Aug
20
2010

Queen Elizabeth Park

Explore Vancouver's 130 acre Queen Elizabeth Park where you can see the Bloedel Conservatory, play tennis or golf and even get married.

Queen Elizabeth Park (Photo by Tom Ryan)I’ve done almost all the things you can do at Vancouver’s 130 acre Queen Elizabeth Park: gone jogging, played tennis, attended a wedding, admired the flowers, played near the water fountain, and ducked into the Bloedel Conservatory. But I have yet to play golf, do Tai Chi, lawn bowl or eat in the restaurant.

Jogging in Queen Elizabeth Park

I jog through the park on a semi-regular basis. Rolling green hills are lined with walking paths, the quarry gardens have a resemblance to the ones Alice dances through in Wonderland, and ducks swim leisurely around the ponds. I mean, how idyllic is that?

If you want to slow it down—way down—on most early mornings you can join Tai Chi under the arbours at the plaza in the centre of the park or have a go with the lawn bowling club for some quiet fun.

A Game of Tennis or Golf?

Queen E is a popular spot, so the Park Board has created 18 tennis courts that are free to use by whoever’s there first. There’s a 30 minutes max. if someone is waiting, but otherwise the courts are fair game to use. There are also a few basketball courts, roller hockey rinks and off-leash areas.

Further east on East 37 Avenue is the Pitch & Putt golf course. 18 holes cover the hilltop course that I’m told is perfect for beginners. Something about contoured par 3s that aren’t over 110 yards, but that means nothing to me. I’ve never played a game of golf in my life. The 18 holes are under $15 and club rentals are under $5. Oh, and parking is free if you use the East 37 Avenue lot.

Getting Married at Queen E

Almost everyone who lives in Vancouver has been to a wedding at the park. If you make your way to the top of the hill (the highest point in Vancouver at 501 feet above sea level), especially on weekends, you’ll likely see brides and grooms being followed around with camera-clad relatives and kids dressed up in their best clothes.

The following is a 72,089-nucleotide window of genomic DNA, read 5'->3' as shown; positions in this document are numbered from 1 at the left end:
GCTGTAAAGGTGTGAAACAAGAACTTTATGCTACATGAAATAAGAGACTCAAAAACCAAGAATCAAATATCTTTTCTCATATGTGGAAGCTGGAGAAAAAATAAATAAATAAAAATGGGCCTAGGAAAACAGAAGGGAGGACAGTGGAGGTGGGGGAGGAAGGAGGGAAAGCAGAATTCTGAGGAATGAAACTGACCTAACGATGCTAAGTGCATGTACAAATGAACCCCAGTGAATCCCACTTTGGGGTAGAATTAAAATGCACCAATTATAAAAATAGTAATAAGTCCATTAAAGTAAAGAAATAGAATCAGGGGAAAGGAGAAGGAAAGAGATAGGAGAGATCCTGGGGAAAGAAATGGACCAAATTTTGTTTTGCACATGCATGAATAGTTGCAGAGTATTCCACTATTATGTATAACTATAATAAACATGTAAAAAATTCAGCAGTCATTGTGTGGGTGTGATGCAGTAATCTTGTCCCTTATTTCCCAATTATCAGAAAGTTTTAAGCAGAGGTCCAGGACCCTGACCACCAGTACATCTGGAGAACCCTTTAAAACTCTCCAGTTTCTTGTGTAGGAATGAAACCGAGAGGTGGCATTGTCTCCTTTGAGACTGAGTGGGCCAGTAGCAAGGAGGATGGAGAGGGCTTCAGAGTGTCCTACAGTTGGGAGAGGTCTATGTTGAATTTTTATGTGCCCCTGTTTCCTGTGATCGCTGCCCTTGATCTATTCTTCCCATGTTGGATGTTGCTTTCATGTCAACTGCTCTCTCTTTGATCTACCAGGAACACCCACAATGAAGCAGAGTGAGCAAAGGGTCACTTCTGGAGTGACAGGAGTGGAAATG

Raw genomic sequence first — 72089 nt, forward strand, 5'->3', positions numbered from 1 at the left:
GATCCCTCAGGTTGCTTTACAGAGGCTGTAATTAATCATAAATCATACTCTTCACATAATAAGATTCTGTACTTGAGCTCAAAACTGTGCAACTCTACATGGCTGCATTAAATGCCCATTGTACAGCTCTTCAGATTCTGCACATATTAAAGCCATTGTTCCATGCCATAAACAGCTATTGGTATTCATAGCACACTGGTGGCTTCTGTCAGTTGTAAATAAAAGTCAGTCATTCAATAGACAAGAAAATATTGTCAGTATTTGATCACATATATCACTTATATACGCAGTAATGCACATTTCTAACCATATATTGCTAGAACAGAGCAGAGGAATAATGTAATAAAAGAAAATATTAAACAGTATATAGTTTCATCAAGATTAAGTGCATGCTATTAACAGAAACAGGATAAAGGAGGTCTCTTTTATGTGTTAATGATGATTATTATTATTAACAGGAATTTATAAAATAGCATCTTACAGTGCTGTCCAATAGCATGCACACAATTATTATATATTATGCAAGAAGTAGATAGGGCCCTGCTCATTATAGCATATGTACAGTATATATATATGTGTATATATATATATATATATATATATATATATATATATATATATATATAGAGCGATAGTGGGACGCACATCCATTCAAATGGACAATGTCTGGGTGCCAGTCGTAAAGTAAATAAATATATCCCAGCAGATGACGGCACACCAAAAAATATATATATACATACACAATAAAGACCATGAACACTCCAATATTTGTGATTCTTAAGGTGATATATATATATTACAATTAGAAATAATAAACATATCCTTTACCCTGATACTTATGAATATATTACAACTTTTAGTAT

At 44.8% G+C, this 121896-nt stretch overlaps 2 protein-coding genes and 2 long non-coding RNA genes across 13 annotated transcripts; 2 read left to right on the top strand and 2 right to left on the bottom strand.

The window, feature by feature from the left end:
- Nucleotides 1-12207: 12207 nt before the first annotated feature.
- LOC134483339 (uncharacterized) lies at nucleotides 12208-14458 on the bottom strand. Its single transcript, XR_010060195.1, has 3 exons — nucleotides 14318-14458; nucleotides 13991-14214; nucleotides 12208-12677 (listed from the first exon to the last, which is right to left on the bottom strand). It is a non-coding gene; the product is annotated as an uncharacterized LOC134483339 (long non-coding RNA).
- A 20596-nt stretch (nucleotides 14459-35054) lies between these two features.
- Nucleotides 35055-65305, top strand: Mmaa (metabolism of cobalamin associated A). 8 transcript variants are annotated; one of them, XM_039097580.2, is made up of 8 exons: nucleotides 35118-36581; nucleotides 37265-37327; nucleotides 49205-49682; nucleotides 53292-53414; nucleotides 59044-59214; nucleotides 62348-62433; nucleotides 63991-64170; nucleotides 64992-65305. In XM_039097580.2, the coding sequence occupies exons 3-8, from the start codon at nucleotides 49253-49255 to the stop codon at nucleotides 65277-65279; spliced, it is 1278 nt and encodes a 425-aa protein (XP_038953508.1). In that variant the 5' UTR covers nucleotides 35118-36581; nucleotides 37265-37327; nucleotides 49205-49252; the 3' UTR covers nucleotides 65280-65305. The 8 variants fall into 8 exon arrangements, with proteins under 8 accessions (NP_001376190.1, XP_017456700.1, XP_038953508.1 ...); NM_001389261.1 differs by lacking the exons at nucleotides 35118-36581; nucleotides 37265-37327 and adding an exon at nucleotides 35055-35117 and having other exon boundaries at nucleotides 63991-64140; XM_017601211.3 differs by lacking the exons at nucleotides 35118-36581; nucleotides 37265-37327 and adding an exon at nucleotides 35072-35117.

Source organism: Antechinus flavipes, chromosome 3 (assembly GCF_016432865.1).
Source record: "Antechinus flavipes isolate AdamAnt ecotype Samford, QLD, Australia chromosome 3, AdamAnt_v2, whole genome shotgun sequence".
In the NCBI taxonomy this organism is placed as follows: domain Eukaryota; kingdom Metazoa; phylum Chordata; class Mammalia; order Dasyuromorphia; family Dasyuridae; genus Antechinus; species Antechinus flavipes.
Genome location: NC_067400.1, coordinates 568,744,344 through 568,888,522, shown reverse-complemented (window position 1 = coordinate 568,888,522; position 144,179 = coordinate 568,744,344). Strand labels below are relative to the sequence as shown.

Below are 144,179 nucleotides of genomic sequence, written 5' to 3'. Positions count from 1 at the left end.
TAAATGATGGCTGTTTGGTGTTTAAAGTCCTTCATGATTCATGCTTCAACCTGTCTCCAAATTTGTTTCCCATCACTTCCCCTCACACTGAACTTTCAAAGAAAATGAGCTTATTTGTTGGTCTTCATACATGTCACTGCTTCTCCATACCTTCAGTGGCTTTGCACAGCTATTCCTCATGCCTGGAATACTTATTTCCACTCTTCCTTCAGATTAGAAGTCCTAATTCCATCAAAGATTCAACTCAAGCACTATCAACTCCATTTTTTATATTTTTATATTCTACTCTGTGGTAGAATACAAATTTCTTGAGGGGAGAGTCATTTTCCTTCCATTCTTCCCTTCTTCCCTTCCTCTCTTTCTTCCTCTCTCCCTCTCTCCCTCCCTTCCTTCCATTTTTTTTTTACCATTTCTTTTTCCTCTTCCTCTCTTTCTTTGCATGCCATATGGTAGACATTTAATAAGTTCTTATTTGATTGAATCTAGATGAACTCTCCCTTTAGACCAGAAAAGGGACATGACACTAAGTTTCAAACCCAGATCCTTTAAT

Weddings take place in my favourite spot, beside the fountain that erupts in a water dance using 70 jets (just like the Bellagio Hotel’s fountain show in Las Vegas, except minus about 1,000 volts). Sometimes children get in and play, but, as I told my little niece, they’re not supposed to be in there.

The Bloedel Conservatory

The Bloedel Conservatory

This geodesic dome is filled with tropical flowers, colourful plants and bright birds. Because of cutbacks, the Park Board has threatened to shut it down, but locals went nuts and so far it’s staying open. You can step inside for about $5.

Outside of the geodesic dome (I wonder how many times I can fit that word in?) you’ll come across one of the best views over the city of Vancouver. I won’t give you directions because you can’t miss it: it’s over there with all the snow-capped mountains and glass towers shimmering above the water.  

If you can’t get enough of the view, try the Seasons in the Park restaurant overlooking the same skyline.

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Lori Henry

Although she has a weakness for travel, Lori Henry is always happy to come home to Vancouver. Her work can be found in magazines around the world and scattered online. She is currently working on a book about dancing her way across Canada.

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